It is important to be true to your beliefs whatever they mean or however you define them. As long as your beliefs are sound, non-threatening physically or emotionally to another and places no one in harms’ way.
Most importantly there are no reasons to doubt or disregard beliefs which motivate you towards feeling empathy for others. Empathy is not to be confused with sympathy. Empathy dwells in the heart, prompted by emotions and connectedness. When a situation arises that requires its attention, it comes forth to the surface. How do you deal with your empathy?
My empathy lies in helping others, always in time of need or not, such as, assisting a parishioner up the stairs during communion, holding the door for another and not taking it personally if a thank you does not follow, offering to assist in various tasks around church and sometimes at home, etc.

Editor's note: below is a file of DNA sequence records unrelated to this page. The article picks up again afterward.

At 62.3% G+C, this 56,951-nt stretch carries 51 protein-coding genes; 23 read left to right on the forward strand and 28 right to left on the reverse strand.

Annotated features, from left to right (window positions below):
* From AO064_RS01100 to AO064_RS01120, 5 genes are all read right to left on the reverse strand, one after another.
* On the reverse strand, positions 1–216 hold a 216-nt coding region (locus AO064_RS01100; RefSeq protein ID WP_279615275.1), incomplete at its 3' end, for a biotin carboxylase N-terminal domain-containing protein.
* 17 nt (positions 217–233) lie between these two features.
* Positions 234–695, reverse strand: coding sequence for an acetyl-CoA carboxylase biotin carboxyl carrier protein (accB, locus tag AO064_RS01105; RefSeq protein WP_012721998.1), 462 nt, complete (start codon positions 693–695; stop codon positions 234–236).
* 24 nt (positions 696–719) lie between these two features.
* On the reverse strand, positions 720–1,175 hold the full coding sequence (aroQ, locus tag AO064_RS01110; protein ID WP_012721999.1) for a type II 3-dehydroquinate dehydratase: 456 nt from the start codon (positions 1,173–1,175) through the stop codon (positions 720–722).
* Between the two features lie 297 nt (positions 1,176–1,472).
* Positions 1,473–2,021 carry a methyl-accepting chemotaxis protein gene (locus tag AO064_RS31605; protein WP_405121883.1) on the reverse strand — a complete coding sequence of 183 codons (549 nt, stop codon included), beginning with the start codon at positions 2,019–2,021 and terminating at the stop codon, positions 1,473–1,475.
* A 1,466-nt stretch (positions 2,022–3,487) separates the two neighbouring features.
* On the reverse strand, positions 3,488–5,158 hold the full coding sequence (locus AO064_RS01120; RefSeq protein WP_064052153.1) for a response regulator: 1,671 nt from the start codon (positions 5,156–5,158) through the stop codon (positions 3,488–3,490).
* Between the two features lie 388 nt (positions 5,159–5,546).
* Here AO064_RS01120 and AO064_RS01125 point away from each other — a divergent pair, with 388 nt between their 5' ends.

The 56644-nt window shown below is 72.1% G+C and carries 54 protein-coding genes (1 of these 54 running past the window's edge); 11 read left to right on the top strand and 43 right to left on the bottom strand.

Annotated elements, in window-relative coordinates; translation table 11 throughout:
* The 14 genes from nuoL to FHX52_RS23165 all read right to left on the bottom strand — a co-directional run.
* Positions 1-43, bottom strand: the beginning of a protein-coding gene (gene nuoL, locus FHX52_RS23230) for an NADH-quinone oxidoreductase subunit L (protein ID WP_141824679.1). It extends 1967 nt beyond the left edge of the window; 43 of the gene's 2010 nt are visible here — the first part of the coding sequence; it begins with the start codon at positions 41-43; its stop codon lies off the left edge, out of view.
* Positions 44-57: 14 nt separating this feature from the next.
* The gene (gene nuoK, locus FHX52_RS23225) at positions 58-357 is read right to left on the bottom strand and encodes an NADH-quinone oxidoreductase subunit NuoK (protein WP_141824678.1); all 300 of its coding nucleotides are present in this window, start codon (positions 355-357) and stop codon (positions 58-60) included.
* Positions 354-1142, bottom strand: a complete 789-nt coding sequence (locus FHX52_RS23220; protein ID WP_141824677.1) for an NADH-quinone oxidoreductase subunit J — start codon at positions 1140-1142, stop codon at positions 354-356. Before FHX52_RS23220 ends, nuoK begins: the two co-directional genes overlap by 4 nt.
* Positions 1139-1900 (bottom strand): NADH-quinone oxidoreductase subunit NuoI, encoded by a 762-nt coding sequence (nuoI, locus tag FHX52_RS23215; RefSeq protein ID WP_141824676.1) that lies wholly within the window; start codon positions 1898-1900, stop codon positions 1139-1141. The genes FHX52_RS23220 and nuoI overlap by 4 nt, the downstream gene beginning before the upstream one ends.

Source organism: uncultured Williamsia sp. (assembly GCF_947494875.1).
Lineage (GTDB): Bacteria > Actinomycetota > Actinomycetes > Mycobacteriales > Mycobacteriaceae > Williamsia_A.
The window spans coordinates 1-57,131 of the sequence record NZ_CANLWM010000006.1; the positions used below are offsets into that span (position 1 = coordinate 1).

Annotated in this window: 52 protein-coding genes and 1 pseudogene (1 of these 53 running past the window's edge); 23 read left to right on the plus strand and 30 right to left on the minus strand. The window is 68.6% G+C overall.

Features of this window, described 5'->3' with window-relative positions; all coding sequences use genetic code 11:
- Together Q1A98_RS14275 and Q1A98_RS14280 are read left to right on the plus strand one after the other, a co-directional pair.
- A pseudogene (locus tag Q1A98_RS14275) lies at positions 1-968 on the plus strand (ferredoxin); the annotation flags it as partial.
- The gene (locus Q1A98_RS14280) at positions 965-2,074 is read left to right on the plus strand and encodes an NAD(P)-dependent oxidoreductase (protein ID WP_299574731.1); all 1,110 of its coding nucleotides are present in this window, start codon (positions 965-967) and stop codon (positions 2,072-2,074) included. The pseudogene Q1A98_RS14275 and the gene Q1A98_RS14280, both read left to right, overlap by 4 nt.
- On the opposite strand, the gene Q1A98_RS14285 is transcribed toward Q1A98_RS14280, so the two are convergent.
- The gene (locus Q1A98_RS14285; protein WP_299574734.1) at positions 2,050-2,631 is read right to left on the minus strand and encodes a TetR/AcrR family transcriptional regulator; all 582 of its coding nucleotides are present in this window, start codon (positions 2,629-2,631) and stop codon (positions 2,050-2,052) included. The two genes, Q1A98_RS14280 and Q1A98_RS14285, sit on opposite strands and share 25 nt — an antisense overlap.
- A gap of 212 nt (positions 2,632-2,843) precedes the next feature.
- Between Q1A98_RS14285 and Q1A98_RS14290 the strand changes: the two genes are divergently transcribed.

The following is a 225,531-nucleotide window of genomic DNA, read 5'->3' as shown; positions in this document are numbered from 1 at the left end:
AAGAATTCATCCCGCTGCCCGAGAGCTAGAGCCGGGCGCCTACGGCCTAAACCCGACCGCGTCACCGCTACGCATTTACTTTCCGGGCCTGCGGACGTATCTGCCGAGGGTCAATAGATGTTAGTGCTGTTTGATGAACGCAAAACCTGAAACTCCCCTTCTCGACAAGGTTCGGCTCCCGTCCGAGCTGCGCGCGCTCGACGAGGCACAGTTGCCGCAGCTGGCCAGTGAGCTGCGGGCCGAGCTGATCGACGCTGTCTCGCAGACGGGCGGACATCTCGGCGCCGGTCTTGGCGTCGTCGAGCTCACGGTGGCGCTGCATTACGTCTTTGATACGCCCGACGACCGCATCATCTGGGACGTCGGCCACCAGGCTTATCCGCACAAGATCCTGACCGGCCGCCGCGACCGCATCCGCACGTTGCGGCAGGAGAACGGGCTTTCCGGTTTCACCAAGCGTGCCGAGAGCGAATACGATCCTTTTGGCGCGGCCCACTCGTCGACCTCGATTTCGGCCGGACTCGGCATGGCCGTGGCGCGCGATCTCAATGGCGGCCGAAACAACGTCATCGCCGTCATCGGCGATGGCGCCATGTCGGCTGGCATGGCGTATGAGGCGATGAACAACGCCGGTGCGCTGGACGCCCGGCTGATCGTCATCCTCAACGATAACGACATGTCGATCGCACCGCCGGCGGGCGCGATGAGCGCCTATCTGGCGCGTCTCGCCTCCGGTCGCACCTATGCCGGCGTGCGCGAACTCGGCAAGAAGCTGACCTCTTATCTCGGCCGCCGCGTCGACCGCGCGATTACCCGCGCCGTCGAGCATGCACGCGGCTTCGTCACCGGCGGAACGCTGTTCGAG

I often have feelings of helplessness and a longing to have others come to my aid in time of need or not, such as, after my shoulder surgery, during mom, my mom’s chemo, etc. I, alone am to blame for lack of empathy during these times. It was difficult to ask for help or accept empathy from another because my self-control was challenged.
I do however, find it extremely annoying and aggravating when others, especially those in the field of servicing choose to place an alarm system around their hearts, conveniently forgetting the code and forcing empathy to idle in darkness.
There are times when a slap upside the head to the one ignorant of helping another, would make me feel better. But… I do not care to have the Po-Po called on my behalf nor do I subscribed to might equals right to get my way or better yet, who am I to project unto others what I would do.
I do not have the right to react in any other way but to help as best as I can in any given situation.